My theory is that the reason this type of writing has proven so difficult to eradicate is that, despite how unpleasant it is to read, we lawyers know that it accomplishes what we’re trying to accomplish. The key to being a good lawyer is taking something that you know has worked before and applying it as close as possible to the new problem that you’re trying to solve. We’re not trying to write best sellers here. We’re just trying to get the job done. Coming up with something new is risky. Lawyers don’t like risk.

So if a client comes into your office and asks you to draft a contract, your first move as a lawyer is to try to find an old contract that did something similar to what the client wants to do now, and then change it as little as necessary to adapt it to the new situation. Is the reason that the old contract worked that it was written in the third person, passive voice? Probably not. But why take a chance?

Resolving to do things differently

The problem that I see with this approach is that most documents are drafted for use by non-lawyers. If you’re drafting a lease, you’re not doing your client much of a service if the document with which you provide him is entirely incomprehensible to anyone but a lawyer.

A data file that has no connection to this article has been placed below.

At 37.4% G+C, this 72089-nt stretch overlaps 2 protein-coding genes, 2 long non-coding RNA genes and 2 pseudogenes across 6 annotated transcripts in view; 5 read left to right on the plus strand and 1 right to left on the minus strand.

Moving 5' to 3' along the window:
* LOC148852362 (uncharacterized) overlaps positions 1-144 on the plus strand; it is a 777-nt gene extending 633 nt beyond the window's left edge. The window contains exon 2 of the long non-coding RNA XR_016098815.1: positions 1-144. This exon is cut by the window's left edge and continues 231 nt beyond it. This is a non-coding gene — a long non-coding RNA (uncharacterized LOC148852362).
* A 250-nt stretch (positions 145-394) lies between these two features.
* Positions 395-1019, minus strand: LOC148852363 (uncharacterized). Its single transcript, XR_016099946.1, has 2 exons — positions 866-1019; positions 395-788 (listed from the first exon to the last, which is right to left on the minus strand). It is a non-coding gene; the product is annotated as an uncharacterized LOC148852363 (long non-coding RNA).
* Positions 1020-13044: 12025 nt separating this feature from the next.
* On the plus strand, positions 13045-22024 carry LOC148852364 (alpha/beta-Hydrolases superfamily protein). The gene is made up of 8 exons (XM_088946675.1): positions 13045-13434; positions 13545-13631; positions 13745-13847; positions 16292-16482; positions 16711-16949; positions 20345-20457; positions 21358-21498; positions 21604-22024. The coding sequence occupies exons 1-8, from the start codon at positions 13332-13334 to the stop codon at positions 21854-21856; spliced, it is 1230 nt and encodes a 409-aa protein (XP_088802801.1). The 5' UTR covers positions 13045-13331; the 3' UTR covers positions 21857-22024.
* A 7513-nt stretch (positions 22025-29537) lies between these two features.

For that reason, when I started my own firm, I resolved to aim for simplicity in all my documents, even if it meant having to spend a lot of time substantially redrafting documents that I know would probably get the job done. What does this mean in practice? It at least means the following:

  • I write my documents in the first person, active voice instead of third person, passive voice. Referring to people by their names is almost always easier than trying to keep straight who “Lessee” and “Lessor” are, for instance.
  • I use specially defined terms reluctantly and sparingly.
  • I format my documents for maximum readability. This includes using at least 14 point font for all text, setting off different sections of documents with headings that stand out from the body text, using large margins and lots of white space to break documents up into manageable chunks, and minimizing the amount of text that I give special emphasis to. When I do want to emphasize certain text, I put it in bold or italic fonts, not all capital letters, which has been proven, ironically, to make text harder to read.
  • I don’t use words in legal documents that I would never use in any other context. There are no “heretofores,” “thereofs,” or “hereinafters.” I don’t use the word “said” as an adjective, and I don’t use the word “shall” at all.
  • I strive for brevity. I would, for example, change “In the event that the Tenant shall fail to make the payment of rent when due” to “If Tenant fails to pay rent on time.”

Keeping documents short and understandable is a constant struggle. The writer Louise Brooks famously described writing as “1 percent inspiration, and 99 percent elimination.” But it’s a struggle I have committed myself to undertaking. If you are paying a lot of money for a legal document, you at least deserve something that you understand. If that is not what you are getting from your attorney, give me a call and let’s see if I can simplify things for you.